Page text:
Cost prohibitive for larger water bodies
Difficult to install

Liners and benthic barriers physically block sunlight from reaching the plants by covering bottom of the water body with a “mat”. This approach can be quite effective, but obviously is not selective and affects all plants, natural and invasive.   The cost of these barriers per square foot can be very high, so they are impractical in larger ponds and lakes.   Aquatic animals and water fowl will likely be negatively impacted by the lack of plant growth.

liners

Aeration

ProsCons
Promotes the growth of bacteria to consume excess nutrientsCan reduce but not eliminate invasive plant growth
No chemicals, dyes or barriers are usedRequires initial capital investment, ongoing operational cost and maintenance 
Slow impact on plant growth
Difficult to install

Aeration oxygenates the water which promotes the growth of aerobic bacteria and suppresses the growth of anaerobic bacteria.  The addition of aeration will increase the growth of aerobic bacteria which will consume both nitrogen and phosphorus from the water as long as there is also a source of carbon for the bacteria to feed on.  The reduction in nitrogen and phosphorus in the water slows the growth of the aquatic plants present.

As the bacteria grow they lower the level of nitrogen and phosphorus in the water by incorporating it into their cells.  However, this does not go on forever, because the bacterial growth tapers off as the bacteria population ages.  Surface area for aerobic bacterial growth is finite.  Unless bacterial cells are physically removed from the water system surfaces, a new equilibrium develops and the bacteria are no longer able to absorb more nitrogen or phosphorus.  Dying bacteria release their nitrogen and phosphorus back into the water.  So aeration can reduce both invasive and non-invasive plant growth in a body of water, but it will not eliminate growth.  Since the invasive plants are faster growing and hardier, they will out-compete the natural plants, leaving only the invasive plants to survive.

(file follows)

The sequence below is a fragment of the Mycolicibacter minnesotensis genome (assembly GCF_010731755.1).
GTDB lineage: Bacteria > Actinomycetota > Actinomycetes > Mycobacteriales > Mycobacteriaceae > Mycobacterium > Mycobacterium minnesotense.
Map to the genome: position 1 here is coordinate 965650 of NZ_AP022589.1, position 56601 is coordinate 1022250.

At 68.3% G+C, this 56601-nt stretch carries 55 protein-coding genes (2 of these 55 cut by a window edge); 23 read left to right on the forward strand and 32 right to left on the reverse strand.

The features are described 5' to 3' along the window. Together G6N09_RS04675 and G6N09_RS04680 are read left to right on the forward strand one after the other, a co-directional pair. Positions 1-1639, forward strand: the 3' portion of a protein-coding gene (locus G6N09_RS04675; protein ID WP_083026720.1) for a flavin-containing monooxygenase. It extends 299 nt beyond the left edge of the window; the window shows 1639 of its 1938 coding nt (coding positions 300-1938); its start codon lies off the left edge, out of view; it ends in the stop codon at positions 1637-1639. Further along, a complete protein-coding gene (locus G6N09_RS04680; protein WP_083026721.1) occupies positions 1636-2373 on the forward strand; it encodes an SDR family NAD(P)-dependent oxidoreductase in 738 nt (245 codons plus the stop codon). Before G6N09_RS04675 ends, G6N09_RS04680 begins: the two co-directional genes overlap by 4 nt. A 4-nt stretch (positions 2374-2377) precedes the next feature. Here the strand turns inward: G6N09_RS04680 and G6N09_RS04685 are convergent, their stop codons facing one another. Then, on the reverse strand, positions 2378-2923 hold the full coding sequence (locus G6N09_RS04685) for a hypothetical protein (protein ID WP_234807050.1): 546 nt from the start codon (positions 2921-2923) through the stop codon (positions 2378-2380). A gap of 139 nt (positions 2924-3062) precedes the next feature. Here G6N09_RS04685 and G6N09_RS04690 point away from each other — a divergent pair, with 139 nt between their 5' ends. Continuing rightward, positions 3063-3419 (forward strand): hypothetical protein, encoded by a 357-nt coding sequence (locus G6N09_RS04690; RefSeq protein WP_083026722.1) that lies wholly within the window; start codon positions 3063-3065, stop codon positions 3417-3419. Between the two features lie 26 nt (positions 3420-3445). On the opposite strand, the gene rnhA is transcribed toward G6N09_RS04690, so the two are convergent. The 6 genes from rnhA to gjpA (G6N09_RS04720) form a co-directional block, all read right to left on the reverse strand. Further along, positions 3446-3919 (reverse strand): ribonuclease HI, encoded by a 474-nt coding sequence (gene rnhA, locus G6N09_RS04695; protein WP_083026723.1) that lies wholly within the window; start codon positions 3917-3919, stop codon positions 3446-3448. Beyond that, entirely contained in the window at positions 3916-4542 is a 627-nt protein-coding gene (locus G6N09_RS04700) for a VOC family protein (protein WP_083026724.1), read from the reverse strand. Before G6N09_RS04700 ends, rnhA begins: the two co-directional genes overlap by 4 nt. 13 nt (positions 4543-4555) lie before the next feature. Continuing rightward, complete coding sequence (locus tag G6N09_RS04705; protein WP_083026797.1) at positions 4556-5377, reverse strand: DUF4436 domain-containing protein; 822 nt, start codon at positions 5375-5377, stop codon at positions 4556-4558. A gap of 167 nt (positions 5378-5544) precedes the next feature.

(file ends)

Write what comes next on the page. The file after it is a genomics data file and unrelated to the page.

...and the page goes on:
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Systemic Control Methods – Rototilling, Harvesting, Manual Exraction/Divers

ProsCons
Does not introduce anything “new” into the water bodySystemic methods encourage plant fragmentation and seed dispersal which increases invasive plant  growth in the long term
Immediate removal (short term) of invasive plantsCan have a significant negative impact on aquatic life 
Expensive

Systemic, mechanical extraction/harvesting, methods to control invasive aquatic plant species are a costly and short-term solution.  The main problem with these approaches is that the invasive plants that are being targeted spread through plant fragments and/or seeds from one water body to another.  All of the systemic approaches encourage plant fragment generation and seed dispersal, which just means that the invasive plant problem will return again, often in greater intensity than before.  

Systemic methods are expensive, involving divers and/or specialized equipment, plus the eventual disposal of the invasive plants removed.  The mechanical removal of the plants also disrupts the bottom of the water body, increasing turbidity and potentially choking out aquatic species.

Some of Clear Lake Solutions clients previously tried systemic methods and were disappointed with the results.  The solutions Clear Lake Solutions provided were much more effective and lower in cost.